SCI strongly supports two bills introduced in congress to reinstate a rule that removes Yellowstone grizzly bears from the threatened species list and restores state management.
Congresswoman Liz Cheney (R-WY), Chair of the House Republican Conference, has reintroduced legislation in the U.S. House directing the Department of the Interior (DOI) to re-issue a previous grizzly bear delisting regulation. Senator Mike Enzi (R-WY) has introduced a companion bill in the U.S. Senate.
Entitled the Grizzly Bear State Management Act, the respective House and Senate bills respond to the September 2018 ruling that invalidated a U.S. Fish and Wildlife Service’s regulation that removed the Greater Yellowstone Ecosystem population of the grizzly bears from the threatened species list and restored state management of the population. The bill directs the Service to reinstate the rule. If enacted, the bill would also prevent judicial review of the reissuance of the regulation.
“The Grizzly Bear State Management Act stops the abuse of the court system by environmental extremists, safeguards the scientifically proven delisting determination and puts management of the grizzly bear back in the hands of Wyoming,” Cheney said in a Feb. 28 joint press release.
“I’m pleased to reintroduce this bill and continue fighting for the important work done by the state of Wyoming to establish its own effective grizzly bear management plan,” she added. “The decision by a Federal District Court Judge in Montana to re-list the grizzly ignores science and reinstates one-size fits all federal management. I look forward to continuing to work with my colleagues and with President Trump to fight for Wyoming’s statutory right to manage wildlife.”
In the same release Senator Enzi said: “It’s clear that under the Endangered Species Act, grizzly bears in the Yellowstone region are fully recovered, that they should be delisted and management returned to the states. …. I have been working on this issue for over 20 years, and we already knew back then that grizzly bears had already fully recovered.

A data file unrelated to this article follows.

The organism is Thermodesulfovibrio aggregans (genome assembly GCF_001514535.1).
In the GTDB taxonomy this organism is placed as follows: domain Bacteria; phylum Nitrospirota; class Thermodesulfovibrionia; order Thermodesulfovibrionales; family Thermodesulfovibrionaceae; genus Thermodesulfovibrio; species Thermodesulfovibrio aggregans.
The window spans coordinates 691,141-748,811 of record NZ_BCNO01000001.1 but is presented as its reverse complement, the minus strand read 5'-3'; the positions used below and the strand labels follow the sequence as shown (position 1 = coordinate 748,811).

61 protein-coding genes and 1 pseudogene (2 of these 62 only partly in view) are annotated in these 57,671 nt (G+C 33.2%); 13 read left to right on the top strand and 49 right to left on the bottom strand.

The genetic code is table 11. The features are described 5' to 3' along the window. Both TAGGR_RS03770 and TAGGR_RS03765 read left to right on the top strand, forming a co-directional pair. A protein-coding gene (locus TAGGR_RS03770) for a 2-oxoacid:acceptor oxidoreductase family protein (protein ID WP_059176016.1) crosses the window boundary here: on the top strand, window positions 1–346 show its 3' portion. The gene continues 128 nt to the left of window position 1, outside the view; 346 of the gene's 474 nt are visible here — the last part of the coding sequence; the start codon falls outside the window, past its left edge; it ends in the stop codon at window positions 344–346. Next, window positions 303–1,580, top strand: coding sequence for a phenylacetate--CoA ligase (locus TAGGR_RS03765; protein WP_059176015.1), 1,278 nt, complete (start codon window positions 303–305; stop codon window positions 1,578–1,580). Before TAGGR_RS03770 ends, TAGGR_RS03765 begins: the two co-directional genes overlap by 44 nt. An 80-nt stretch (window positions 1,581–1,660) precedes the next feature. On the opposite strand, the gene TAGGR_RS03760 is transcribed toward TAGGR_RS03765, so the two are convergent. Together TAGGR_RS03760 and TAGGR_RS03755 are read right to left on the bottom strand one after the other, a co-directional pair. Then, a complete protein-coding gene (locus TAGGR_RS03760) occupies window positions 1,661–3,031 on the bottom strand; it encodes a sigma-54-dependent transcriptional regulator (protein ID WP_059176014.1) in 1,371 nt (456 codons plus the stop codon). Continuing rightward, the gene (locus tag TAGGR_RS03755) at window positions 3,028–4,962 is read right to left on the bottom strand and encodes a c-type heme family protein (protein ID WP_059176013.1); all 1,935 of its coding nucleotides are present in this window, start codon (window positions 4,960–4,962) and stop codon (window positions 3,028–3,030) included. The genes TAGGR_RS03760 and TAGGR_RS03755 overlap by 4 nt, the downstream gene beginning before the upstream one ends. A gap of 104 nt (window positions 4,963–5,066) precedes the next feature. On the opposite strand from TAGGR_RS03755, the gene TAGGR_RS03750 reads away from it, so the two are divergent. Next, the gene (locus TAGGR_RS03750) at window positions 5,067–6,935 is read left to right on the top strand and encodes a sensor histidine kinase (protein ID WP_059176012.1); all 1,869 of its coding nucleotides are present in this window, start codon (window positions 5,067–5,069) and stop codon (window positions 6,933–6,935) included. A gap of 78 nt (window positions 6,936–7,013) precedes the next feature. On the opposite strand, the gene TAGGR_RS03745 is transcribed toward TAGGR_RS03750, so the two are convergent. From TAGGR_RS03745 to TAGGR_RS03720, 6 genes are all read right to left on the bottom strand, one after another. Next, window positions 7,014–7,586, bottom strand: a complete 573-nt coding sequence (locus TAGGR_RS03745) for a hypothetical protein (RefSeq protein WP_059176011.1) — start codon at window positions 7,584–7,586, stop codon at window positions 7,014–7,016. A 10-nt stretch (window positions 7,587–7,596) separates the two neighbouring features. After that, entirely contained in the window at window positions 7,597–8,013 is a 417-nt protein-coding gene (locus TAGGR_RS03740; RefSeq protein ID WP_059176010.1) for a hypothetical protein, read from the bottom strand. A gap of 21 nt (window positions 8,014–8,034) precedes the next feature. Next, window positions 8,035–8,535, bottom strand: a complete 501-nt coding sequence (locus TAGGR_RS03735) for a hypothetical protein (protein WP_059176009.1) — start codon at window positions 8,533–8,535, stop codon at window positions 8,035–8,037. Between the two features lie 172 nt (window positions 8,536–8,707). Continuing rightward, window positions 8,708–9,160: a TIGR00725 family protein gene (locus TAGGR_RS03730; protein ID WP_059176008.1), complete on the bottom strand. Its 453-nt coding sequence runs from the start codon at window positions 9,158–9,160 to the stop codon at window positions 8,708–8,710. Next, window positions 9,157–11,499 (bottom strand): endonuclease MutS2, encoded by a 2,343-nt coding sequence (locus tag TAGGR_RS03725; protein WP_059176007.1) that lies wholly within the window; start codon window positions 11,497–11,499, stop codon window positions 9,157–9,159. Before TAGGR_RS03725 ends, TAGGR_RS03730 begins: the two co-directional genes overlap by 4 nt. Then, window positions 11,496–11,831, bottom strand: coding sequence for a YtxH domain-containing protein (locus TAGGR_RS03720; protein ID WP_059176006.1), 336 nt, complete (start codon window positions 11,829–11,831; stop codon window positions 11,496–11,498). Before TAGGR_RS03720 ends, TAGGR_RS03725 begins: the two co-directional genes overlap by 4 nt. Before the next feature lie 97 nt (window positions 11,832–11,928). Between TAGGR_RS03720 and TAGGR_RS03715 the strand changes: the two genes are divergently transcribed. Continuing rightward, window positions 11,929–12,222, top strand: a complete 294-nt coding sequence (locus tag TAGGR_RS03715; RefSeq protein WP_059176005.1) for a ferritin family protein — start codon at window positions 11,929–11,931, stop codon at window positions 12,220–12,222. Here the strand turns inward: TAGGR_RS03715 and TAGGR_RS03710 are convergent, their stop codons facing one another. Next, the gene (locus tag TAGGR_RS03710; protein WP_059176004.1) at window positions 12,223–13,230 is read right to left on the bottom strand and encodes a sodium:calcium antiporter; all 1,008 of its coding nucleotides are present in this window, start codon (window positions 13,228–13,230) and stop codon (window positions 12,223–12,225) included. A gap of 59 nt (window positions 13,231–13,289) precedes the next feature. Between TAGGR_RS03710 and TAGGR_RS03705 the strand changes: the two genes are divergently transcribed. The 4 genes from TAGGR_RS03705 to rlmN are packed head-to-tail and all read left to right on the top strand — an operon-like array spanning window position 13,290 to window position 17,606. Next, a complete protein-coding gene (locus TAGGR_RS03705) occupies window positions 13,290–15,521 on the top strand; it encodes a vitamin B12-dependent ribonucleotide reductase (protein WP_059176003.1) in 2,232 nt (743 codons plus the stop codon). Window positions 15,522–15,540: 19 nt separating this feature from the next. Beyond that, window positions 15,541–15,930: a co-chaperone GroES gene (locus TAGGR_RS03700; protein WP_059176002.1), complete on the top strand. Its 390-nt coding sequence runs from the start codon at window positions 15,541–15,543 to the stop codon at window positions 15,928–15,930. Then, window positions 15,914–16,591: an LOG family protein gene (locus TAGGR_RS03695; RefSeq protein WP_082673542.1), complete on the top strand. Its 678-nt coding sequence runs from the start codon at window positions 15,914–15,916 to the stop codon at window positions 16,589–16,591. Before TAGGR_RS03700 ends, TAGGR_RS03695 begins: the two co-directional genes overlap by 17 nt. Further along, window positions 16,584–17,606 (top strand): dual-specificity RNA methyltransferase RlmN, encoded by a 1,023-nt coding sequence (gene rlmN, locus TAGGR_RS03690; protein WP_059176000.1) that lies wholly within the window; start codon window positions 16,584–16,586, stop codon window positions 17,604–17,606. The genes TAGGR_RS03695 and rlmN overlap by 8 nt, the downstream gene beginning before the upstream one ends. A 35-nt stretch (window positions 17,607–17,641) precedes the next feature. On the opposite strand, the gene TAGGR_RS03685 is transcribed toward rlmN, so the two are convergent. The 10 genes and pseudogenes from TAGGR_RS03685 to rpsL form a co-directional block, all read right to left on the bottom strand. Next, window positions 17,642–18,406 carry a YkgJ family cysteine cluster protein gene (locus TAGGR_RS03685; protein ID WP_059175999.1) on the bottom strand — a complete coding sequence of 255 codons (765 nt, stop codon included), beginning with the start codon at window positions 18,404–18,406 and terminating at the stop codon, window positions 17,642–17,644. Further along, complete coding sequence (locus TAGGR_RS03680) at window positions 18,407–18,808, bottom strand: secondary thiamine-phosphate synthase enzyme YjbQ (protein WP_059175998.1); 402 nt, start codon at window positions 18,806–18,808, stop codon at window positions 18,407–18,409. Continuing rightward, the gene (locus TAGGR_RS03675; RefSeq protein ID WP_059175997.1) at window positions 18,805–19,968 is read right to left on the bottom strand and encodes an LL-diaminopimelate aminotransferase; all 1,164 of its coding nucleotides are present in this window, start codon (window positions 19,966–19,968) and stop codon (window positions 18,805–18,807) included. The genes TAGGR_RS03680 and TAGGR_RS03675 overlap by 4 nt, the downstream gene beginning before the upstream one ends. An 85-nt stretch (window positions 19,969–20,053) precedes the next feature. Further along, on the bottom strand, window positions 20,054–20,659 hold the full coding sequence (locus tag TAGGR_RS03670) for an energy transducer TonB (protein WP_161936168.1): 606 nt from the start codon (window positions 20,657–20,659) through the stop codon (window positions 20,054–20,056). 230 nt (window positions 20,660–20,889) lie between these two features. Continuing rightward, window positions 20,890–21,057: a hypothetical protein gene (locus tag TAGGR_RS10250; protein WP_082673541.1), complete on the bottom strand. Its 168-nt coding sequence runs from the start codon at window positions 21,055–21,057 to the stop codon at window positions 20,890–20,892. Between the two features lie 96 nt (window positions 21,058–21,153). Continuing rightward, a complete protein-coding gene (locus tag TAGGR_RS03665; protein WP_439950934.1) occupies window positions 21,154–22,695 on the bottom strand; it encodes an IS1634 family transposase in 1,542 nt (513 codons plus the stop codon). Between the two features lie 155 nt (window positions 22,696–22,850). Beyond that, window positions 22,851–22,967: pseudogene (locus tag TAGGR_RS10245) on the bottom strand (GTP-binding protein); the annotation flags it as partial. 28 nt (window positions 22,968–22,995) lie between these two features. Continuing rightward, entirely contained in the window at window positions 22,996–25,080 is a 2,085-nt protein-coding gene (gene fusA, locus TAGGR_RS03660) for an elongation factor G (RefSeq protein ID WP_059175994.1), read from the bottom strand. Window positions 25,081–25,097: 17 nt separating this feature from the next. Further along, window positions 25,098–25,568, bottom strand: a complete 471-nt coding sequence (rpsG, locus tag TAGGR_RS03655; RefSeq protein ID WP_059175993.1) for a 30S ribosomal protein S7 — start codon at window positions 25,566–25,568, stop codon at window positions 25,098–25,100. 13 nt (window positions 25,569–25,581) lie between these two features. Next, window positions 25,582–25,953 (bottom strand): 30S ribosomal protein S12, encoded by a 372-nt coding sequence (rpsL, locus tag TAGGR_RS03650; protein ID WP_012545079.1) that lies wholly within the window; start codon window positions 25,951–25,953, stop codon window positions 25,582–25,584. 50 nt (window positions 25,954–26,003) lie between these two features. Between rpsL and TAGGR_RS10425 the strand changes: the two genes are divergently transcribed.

“Unfortunately, we have seen environmental groups take advantage of the court system in the face of wildlife management experts and the science presented before us” he said. “Our legislation would finally right that wrong by once again delisting the bears and stopping further frivolous and litigation on this issue.”
SCI strongly supports these efforts.
“SCI views the recovery of the Yellowstone grizzly bears as a conservation success story, and since at least 2006 has advocated for the delisting of these bears from the threatened species list,” said SCI President Paul Babaz. “Success should lead to movement forward—state management and well-regulated hunts—not needless expenditures of federal resources on a population that has been recovered for more than a decade.”
In 2018, the U.S. Fish and Wildlife Service (FWS) determined that “[t]he [grizzly bear] population has rebounded from as few as 136 bears in 1975 to an estimated 700 today and meets all the criteria for delisting.”
FWS biologists determined that the bears currently exceed the carrying capacity of the Greater Yellowstone Ecosystem which occupies more than 22,500 square miles. Despite these determinations, a Montana Federal judge blocked DOI’s rule to delist the grizzly bear. The delisting is strongly supported by the Wyoming legislature.
On Feb. 19, Wyoming Governor Mark Gordon signed House Joint Resolution 0001 requesting action by the U.S. Congress.